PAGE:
RW: Let's see... China, Japan, Hong Kong, Thailand, Malaysia, Singapore, France, Germany, Austria, Italy, Luxemburg, Belgium, The Netherlands, Switzerland, England, Canada, the US, Mexico, Aruba, The Bahamas.

KT: Malaysia, Singapore, Thailand, Vietnam, The Republic of China, England, The US, Afghanistan, Mexico.

8. Do you believe in God?

RW: I used to believe in the Christian God, because that's how I was brought up. Now, I am still spiritual, but I don't subscribe to any organized religion. I believe there's something there, something much bigger than just us, maybe even the universe. You have to wonder, what is the soul and how everything works. They can't all just be random happenstances. But is there A god, someone who sits on a throne being mad when we don't do what he/she wants, who is going to punish and kill us because we're bad? I don't think so.  If anything, I have a notion that "god" is a collective term... we are all part of "god" -- this existence, this universal truth.  And deep down--way, way deep--we all know what it is.

KT: I don't believe in god, but you can say I'm agnostic. I think there's something bigger than all of us. I used to be a Buddhist, but have since abandoned the practice. You can't really call it a faith, though. Buddhism is more like philosophy instead of religion.  There are many good things about Buddhism, such as karma, reincarnation, and enlightenment. All of which I still believe.

9. Name three people who are/were the most influential for you?

RW: My father. Sorry Mom, I love you, but there's just something about how a father influences his son. My father instilled in me my general attitude on life, on love, on people, on work, on the meaning of life, etc. Just about everything.   The second person is Jesus. OK, that may make me sound like a Christian or even a religious freak but I'm talking about the person who was Jesus Christ. I think his philosophies, teachings, etc. are very important to my upbringing and I am really sad that so many Christians really are taking his name in vain and they forget what Jesus taught us.  And lastly, it would be my third grade teacher. Without her, I'd probably be out on the street dealing drugs right now.

KT: My brother, Juen. He's everything to me, and I look up to him in every way. He's an incredible human being and I wish I were ever half the man he is.   Grace Kendall: she means the world to me and in many ways, I live for her.  She made me who I am, because of how I felt about her. It is inexplicable, but eternally true. And lastly, it's Colonel Andrews. Not many people knew the extent of our friendship through the years, but Andrews is like a brother to me.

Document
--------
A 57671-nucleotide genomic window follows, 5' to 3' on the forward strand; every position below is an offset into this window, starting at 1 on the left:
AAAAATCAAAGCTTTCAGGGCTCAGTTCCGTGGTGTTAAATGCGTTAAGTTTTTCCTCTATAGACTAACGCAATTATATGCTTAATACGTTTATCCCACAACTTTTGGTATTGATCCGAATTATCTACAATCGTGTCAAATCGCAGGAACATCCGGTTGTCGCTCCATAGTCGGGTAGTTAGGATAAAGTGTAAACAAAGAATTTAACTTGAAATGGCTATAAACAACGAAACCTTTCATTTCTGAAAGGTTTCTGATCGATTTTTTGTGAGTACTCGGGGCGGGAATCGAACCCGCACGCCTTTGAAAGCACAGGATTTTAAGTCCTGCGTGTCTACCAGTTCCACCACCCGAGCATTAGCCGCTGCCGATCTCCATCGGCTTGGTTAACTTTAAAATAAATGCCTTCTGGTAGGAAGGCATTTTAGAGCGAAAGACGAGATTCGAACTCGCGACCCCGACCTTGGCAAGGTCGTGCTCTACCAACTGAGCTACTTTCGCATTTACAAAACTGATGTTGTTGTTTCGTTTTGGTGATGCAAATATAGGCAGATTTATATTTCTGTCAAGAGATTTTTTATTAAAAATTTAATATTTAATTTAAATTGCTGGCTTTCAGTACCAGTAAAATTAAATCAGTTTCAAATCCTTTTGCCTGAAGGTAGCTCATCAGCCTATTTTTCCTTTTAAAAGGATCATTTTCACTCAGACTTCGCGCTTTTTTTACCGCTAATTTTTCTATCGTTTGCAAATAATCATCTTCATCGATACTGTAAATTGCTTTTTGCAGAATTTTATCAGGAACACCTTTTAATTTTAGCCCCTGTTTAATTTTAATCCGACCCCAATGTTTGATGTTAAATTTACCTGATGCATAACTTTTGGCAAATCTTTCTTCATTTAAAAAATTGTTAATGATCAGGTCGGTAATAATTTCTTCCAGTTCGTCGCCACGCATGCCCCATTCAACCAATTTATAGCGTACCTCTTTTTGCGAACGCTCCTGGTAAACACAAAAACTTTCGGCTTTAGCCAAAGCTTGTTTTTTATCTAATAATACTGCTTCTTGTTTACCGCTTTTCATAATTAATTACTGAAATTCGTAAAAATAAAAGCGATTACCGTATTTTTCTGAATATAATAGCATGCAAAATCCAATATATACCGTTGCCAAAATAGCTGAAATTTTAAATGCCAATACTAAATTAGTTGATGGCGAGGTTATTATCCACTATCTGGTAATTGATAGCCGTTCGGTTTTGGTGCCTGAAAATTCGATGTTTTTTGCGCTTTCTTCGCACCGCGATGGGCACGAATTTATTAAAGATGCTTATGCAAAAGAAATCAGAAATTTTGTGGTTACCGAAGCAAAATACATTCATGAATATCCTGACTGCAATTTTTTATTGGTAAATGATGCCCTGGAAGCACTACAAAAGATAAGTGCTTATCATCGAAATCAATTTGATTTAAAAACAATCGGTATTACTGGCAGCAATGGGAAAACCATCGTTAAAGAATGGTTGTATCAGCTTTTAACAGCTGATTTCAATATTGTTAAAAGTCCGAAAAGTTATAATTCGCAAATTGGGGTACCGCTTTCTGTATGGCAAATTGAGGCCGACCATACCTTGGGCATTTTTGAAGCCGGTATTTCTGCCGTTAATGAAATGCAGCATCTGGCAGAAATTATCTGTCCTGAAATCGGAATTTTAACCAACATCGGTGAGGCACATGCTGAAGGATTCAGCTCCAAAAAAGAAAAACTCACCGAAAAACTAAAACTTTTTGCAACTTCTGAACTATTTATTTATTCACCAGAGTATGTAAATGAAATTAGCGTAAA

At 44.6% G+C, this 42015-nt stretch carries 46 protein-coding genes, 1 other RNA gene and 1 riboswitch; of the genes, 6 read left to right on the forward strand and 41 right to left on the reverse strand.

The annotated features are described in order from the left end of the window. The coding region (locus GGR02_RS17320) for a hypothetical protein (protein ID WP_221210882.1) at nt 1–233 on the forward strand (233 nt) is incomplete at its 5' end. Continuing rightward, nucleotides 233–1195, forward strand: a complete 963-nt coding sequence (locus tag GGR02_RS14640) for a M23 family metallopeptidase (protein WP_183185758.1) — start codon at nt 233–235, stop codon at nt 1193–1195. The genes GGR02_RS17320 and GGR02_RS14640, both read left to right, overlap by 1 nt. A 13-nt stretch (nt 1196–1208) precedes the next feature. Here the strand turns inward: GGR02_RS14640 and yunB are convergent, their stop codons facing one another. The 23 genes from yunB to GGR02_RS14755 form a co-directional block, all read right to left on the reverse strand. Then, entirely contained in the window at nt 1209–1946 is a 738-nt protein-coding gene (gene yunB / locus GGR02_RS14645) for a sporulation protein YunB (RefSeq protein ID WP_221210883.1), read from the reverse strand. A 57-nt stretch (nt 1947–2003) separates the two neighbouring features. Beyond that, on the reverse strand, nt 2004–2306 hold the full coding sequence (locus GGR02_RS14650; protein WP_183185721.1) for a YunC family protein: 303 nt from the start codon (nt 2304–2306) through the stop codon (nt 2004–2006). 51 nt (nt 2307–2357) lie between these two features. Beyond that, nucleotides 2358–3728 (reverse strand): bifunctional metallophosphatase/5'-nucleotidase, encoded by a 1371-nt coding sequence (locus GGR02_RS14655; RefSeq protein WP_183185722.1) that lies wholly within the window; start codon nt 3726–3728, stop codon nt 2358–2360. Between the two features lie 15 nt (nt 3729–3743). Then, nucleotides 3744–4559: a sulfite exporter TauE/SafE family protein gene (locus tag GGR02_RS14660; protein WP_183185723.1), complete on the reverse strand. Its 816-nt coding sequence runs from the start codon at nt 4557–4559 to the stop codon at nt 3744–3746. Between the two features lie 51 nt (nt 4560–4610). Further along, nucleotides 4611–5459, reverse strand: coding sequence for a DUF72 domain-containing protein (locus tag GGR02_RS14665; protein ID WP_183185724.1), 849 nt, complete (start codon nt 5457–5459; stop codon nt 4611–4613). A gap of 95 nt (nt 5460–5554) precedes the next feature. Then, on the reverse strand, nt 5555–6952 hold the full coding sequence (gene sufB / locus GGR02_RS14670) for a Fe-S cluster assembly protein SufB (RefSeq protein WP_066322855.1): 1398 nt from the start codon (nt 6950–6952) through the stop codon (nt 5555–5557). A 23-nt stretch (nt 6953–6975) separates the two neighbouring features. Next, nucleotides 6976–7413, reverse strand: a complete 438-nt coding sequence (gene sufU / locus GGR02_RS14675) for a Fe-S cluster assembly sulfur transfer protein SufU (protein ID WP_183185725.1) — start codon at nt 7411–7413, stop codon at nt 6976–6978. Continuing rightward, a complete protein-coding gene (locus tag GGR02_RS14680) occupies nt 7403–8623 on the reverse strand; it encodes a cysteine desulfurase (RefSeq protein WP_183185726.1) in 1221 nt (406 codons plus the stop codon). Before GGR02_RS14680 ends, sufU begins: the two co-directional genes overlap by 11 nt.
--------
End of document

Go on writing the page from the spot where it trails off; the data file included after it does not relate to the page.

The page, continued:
10. What is a hidden talent that no one, not even your best friend or family, knows?

RW: Actually I'm rather an open book (and a show-off) so most people know what I can or cannot do. But anyway, I'm really good with remembering faces (not names, just faces) and seeing people for who they really are. It's very creepy in a way, of how accurate I am.

KT: I can recite the entire play of Hamlet from memory.

11. What's the first word that comes to you mind right now?

RW: redemption

KT: pain

12. What is the one misconception that most people have of you?

RW: I'm aloof, arrogant and hard to know. Ooops, that's three things.

KT: I'm a communist.

13. What do you take when you go on a week-long trip?

RW: I'm a light traveler. For a week's trip, I'd probably take 4 shirts, 1 pair of pants, enough clean socks and underwear, a simple toiletry case, my phone, my computer (what in the world am I going to do without it?), and my eBook Reader. That's pretty much it. Everything else I can buy.  Oh yeah, of course, money.

KT: a haversack, a knife, a handful of fruit.

Saturday, September 4, 2010


Since I've beaten my original deadline (for finishing the first draft) by about a month, I think it's only fair that I'll set the same deadline date for the completion of the second draft. :)

September 30, 2010.

That's all.

p.s. coincidentally I have three betas waiting for the thing already. That's good to hear.

Thursday, September 2, 2010


Yup, I typed those coveted words. It's done.  Mark the date:  9.02.10  (just like that TV show). First draft, done.

And here's the thing, I started the thing so many years ago I don't even remember. The nugget of idea was inspired by my father's stories during the Pacific War, when he spent almost four years in an internment camp. I thought, wow, what a great story.